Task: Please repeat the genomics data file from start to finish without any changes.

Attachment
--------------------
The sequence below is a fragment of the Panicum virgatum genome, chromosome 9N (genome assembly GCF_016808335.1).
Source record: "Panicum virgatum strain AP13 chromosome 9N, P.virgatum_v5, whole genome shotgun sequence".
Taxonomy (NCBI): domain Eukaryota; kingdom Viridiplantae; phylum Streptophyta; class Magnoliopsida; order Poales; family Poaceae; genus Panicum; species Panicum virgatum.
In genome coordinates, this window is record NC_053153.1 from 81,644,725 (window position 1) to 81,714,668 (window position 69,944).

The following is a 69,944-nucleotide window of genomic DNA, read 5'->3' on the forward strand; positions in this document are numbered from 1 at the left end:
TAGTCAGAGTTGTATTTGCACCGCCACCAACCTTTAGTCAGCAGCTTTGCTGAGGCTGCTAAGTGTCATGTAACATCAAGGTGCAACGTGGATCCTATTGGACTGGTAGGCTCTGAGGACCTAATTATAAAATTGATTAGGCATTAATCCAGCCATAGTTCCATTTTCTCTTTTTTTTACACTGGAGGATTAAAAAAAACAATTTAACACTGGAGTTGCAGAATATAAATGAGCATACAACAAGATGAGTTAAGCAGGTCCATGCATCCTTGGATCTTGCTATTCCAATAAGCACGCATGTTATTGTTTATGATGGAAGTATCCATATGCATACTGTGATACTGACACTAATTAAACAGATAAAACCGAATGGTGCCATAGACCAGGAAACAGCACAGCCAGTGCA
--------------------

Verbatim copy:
The sequence below is a fragment of the Panicum virgatum genome, chromosome 9N (genome assembly GCF_016808335.1).
Source record: "Panicum virgatum strain AP13 chromosome 9N, P.virgatum_v5, whole genome shotgun sequence".
Taxonomy (NCBI): domain Eukaryota; kingdom Viridiplantae; phylum Streptophyta; class Magnoliopsida; order Poales; family Poaceae; genus Panicum; species Panicum virgatum.
In genome coordinates, this window is record NC_053153.1 from 81,644,725 (window position 1) to 81,714,668 (window position 69,944).

The following is a 69,944-nucleotide window of genomic DNA, read 5'->3' on the forward strand; positions in this document are numbered from 1 at the left end:
TAGTCAGAGTTGTATTTGCACCGCCACCAACCTTTAGTCAGCAGCTTTGCTGAGGCTGCTAAGTGTCATGTAACATCAAGGTGCAACGTGGATCCTATTGGACTGGTAGGCTCTGAGGACCTAATTATAAAATTGATTAGGCATTAATCCAGCCATAGTTCCATTTTCTCTTTTTTTTACACTGGAGGATTAAAAAAAACAATTTAACACTGGAGTTGCAGAATATAAATGAGCATACAACAAGATGAGTTAAGCAGGTCCATGCATCCTTGGATCTTGCTATTCCAATAAGCACGCATGTTATTGTTTATGATGGAAGTATCCATATGCATACTGTGATACTGACACTAATTAAACAGATAAAACCGAATGGTGCCATAGACCAGGAAACAGCACAGCCAGTGCA